As per a recent survey by The Lancet, a British medical Journal and analysis by IndiaSpend, Indians were reported to be the sixth biggest out of pocket spenders in the low-middle income group of 50 nations surveyed in the year 2014.
Reports informed that the British medical journal conducted two studies all across 184 nations on the matters of public and private spending on health sectors. Results suggested that among the 184 nations that were surveyed, Indians stood on the sixth position along with Bangladeshis among the biggest out-of-pocket spenders on health matters. The study indicated that Indians were seen to spend 65.6 per cent of private expenditure on health which is specifically 37.45 percent higher than the world count which stood at 28.15 percent.
The study showed that though the total health spending varies directly with development, there is a considerable variation among different countries. The second study though predicted a substantial growth in government spending in low-income countries, the later one was predicted mainly because the per capita spending on health in these countries did not grow in the pace as it was required.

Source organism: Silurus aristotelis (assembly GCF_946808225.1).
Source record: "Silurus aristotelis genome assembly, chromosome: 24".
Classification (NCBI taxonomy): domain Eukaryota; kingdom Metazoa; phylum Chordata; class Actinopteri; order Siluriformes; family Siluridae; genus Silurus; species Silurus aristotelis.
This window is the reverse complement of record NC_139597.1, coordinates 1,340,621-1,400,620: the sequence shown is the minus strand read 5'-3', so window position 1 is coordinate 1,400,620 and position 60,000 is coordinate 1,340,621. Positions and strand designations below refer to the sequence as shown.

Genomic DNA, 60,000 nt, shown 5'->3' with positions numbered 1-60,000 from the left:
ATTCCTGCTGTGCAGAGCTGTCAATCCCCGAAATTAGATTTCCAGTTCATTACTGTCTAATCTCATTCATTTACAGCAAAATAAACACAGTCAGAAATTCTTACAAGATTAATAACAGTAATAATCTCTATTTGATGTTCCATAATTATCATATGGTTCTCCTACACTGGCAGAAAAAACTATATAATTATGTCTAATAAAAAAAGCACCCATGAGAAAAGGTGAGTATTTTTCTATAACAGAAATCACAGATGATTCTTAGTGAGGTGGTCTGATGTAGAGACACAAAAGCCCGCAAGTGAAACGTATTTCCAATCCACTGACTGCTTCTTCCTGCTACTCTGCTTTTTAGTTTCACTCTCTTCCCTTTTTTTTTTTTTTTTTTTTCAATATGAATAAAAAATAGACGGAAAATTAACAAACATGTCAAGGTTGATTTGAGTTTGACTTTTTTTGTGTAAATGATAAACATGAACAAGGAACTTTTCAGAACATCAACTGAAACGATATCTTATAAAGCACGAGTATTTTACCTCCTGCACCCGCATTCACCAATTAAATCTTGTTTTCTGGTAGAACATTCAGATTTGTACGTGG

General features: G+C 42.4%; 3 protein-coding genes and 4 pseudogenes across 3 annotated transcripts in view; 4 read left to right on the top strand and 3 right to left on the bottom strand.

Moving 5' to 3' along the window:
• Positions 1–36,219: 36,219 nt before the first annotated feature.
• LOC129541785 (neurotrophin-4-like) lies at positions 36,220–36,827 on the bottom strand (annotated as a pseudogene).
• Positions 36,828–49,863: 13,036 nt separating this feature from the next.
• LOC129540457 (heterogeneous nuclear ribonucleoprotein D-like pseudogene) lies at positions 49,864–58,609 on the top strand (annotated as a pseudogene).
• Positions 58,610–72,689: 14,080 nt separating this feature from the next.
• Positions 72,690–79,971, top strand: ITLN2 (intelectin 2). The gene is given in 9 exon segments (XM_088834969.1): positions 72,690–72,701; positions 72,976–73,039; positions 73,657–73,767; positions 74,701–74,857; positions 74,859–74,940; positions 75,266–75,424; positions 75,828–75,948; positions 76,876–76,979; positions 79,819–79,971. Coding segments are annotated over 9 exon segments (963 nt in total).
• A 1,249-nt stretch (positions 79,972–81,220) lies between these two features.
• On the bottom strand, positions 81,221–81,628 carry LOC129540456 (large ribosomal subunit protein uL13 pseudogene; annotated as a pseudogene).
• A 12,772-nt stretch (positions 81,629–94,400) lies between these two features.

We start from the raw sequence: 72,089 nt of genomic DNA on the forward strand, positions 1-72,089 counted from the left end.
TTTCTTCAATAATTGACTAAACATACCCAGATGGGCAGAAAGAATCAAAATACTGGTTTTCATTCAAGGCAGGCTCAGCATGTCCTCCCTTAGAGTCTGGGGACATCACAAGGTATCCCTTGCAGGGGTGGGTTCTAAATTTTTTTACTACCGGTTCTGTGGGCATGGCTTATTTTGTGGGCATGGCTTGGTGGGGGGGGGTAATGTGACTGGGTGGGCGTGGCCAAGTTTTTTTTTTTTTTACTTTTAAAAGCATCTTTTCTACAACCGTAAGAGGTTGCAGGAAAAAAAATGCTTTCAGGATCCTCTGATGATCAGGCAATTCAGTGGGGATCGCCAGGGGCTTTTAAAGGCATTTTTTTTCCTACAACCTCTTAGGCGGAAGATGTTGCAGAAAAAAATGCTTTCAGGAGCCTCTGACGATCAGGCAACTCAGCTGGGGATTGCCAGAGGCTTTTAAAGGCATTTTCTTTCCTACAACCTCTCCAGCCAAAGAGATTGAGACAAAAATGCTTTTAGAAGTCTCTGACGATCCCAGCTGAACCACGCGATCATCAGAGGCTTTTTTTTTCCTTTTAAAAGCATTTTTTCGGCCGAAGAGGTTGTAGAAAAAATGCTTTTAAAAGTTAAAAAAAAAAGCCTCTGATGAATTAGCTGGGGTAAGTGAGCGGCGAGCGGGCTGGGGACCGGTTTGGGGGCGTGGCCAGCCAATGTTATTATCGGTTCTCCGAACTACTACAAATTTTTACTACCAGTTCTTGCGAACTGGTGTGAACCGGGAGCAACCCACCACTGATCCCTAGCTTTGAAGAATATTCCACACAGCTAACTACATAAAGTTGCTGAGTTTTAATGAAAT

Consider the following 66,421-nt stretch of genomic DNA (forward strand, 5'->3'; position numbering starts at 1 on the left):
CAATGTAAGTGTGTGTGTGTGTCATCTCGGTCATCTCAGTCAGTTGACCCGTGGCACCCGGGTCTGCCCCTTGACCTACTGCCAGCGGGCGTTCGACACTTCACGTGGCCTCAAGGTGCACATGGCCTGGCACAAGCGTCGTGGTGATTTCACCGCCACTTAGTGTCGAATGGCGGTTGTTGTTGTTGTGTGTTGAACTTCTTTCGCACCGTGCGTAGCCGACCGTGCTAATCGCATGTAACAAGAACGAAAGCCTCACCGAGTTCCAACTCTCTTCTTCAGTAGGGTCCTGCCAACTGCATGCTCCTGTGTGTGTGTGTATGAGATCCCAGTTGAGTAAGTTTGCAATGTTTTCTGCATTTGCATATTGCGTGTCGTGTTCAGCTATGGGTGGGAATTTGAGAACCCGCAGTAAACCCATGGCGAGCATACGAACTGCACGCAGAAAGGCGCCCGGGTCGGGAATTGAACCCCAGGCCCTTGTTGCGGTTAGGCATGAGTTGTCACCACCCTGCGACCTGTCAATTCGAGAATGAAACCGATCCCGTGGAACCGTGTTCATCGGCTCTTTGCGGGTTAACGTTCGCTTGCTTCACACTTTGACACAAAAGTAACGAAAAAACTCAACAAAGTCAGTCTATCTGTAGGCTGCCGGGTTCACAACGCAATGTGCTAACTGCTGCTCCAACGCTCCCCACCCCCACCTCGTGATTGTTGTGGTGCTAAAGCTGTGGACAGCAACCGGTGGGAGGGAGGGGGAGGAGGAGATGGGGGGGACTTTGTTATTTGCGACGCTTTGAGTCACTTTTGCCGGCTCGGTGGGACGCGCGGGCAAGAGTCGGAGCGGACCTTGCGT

The reports clearly indicated that in the South Asia region, which comprises of Bangladesh, Nepal, Bhutan, India and Pakistan; Indians and Bangladeshis were reported to make out-of-pocket health expenditure 10.2 per cent more than the region’s median of 55.4 percent. Interestingly, it was also reported that India was found to be top among the BRICS group (Brazil, Russia, India, China and South Africa) on the matter and it was also found that India spent the least on public health sector among all the nations in the group.
If one studies the reports carefully, they will get a clear idea that in the public provisioning of health facilities, government’s initiatives on insurance based health programs have largely been successful in reducing out-of-pocket health spending as a share total of household spending.
The analysis predicts that in India, there is likely to be a greater fall in out-of-pocket health spending by 2040 than an average global fall. It is also predicted that the Indian government’s share in total health spending in 2040 will fall short as compared to the world median. Even among the BRICS nations, the Indian government is projected to spend least on the public health by 2040.